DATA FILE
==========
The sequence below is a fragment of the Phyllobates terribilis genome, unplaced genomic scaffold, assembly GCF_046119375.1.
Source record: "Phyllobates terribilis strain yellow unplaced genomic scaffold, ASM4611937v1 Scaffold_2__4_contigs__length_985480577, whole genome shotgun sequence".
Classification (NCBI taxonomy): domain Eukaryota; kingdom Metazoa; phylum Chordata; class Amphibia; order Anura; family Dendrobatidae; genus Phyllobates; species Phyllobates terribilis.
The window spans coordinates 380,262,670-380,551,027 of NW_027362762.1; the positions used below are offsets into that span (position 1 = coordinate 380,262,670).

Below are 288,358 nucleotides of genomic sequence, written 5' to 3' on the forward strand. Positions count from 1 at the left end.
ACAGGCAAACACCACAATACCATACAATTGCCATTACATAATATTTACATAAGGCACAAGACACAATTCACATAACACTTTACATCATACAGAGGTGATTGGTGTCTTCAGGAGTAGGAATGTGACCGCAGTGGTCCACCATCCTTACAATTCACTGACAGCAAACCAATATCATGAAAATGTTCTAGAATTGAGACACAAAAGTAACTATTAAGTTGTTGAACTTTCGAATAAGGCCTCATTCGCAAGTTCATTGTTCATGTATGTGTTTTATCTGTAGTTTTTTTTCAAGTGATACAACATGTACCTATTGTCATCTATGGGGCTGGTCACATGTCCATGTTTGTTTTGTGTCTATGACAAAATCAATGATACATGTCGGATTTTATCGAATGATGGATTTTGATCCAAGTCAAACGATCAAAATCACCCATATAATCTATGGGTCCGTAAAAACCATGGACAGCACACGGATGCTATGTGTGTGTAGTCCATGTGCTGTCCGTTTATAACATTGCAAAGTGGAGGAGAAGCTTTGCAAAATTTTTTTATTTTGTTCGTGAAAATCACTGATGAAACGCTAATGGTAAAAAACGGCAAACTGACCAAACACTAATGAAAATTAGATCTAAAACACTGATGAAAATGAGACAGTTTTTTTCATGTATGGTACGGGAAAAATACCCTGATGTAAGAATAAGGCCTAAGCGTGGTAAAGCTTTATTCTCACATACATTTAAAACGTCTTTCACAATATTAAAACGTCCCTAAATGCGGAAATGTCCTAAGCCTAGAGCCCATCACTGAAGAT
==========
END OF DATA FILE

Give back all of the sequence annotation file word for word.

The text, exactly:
The sequence below is a fragment of the Phyllobates terribilis genome, unplaced genomic scaffold, assembly GCF_046119375.1.
Source record: "Phyllobates terribilis strain yellow unplaced genomic scaffold, ASM4611937v1 Scaffold_2__4_contigs__length_985480577, whole genome shotgun sequence".
Classification (NCBI taxonomy): domain Eukaryota; kingdom Metazoa; phylum Chordata; class Amphibia; order Anura; family Dendrobatidae; genus Phyllobates; species Phyllobates terribilis.
The window spans coordinates 380,262,670-380,551,027 of NW_027362762.1; the positions used below are offsets into that span (position 1 = coordinate 380,262,670).

Below are 288,358 nucleotides of genomic sequence, written 5' to 3' on the forward strand. Positions count from 1 at the left end.
ACAGGCAAACACCACAATACCATACAATTGCCATTACATAATATTTACATAAGGCACAAGACACAATTCACATAACACTTTACATCATACAGAGGTGATTGGTGTCTTCAGGAGTAGGAATGTGACCGCAGTGGTCCACCATCCTTACAATTCACTGACAGCAAACCAATATCATGAAAATGTTCTAGAATTGAGACACAAAAGTAACTATTAAGTTGTTGAACTTTCGAATAAGGCCTCATTCGCAAGTTCATTGTTCATGTATGTGTTTTATCTGTAGTTTTTTTTCAAGTGATACAACATGTACCTATTGTCATCTATGGGGCTGGTCACATGTCCATGTTTGTTTTGTGTCTATGACAAAATCAATGATACATGTCGGATTTTATCGAATGATGGATTTTGATCCAAGTCAAACGATCAAAATCACCCATATAATCTATGGGTCCGTAAAAACCATGGACAGCACACGGATGCTATGTGTGTGTAGTCCATGTGCTGTCCGTTTATAACATTGCAAAGTGGAGGAGAAGCTTTGCAAAATTTTTTTATTTTGTTCGTGAAAATCACTGATGAAACGCTAATGGTAAAAAACGGCAAACTGACCAAACACTAATGAAAATTAGATCTAAAACACTGATGAAAATGAGACAGTTTTTTTCATGTATGGTACGGGAAAAATACCCTGATGTAAGAATAAGGCCTAAGCGTGGTAAAGCTTTATTCTCACATACATTTAAAACGTCTTTCACAATATTAAAACGTCCCTAAATGCGGAAATGTCCTAAGCCTAGAGCCCATCACTGAAGAT